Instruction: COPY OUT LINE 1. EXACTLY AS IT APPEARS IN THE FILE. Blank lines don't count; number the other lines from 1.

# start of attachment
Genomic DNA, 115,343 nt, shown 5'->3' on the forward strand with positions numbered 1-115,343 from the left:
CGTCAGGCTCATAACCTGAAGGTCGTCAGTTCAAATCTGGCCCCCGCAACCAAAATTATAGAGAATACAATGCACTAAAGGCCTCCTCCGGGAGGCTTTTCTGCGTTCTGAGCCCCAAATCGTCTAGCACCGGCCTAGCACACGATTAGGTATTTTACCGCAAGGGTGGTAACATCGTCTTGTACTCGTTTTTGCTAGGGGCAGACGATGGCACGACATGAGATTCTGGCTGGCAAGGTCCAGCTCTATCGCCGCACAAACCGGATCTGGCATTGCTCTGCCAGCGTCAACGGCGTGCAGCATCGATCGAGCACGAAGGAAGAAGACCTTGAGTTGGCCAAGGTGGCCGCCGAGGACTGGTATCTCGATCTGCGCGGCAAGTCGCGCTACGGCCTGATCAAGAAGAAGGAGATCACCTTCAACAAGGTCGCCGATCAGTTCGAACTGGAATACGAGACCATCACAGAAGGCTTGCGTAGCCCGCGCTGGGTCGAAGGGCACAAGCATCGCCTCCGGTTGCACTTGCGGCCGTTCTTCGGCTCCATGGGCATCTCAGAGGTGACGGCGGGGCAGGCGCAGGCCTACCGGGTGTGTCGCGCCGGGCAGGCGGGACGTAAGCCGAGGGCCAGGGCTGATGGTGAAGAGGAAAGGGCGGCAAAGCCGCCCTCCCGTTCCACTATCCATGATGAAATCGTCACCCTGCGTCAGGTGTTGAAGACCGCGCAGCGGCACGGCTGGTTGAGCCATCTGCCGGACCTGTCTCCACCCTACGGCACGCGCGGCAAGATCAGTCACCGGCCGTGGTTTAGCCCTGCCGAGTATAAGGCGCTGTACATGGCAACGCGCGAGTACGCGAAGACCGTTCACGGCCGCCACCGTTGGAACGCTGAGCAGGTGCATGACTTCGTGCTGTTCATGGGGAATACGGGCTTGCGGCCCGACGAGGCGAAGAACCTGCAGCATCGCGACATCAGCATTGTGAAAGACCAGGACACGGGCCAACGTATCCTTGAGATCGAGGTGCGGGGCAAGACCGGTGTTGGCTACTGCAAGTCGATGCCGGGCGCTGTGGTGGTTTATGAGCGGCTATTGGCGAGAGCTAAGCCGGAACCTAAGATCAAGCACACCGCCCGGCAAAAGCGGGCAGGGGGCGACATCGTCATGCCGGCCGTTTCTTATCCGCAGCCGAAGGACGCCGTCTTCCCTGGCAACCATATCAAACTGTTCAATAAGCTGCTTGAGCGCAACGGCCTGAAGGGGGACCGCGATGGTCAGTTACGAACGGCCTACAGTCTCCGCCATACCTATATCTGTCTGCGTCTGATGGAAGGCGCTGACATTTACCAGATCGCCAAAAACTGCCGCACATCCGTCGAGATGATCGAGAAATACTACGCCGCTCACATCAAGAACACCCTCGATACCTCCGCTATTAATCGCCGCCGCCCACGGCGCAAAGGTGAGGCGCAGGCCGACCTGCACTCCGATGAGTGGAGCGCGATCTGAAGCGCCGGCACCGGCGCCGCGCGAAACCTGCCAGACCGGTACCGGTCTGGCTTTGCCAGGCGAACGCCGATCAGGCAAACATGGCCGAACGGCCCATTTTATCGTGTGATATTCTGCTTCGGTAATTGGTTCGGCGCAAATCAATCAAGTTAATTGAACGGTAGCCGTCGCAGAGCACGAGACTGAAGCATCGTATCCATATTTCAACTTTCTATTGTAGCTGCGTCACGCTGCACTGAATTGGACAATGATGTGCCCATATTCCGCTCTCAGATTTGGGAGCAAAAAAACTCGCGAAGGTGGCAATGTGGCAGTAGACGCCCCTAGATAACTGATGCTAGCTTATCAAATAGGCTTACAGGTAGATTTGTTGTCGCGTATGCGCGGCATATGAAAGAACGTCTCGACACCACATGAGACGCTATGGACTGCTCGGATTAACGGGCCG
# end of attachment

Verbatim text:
Genomic DNA, 115,343 nt, shown 5'->3' on the forward strand with positions numbered 1-115,343 from the left: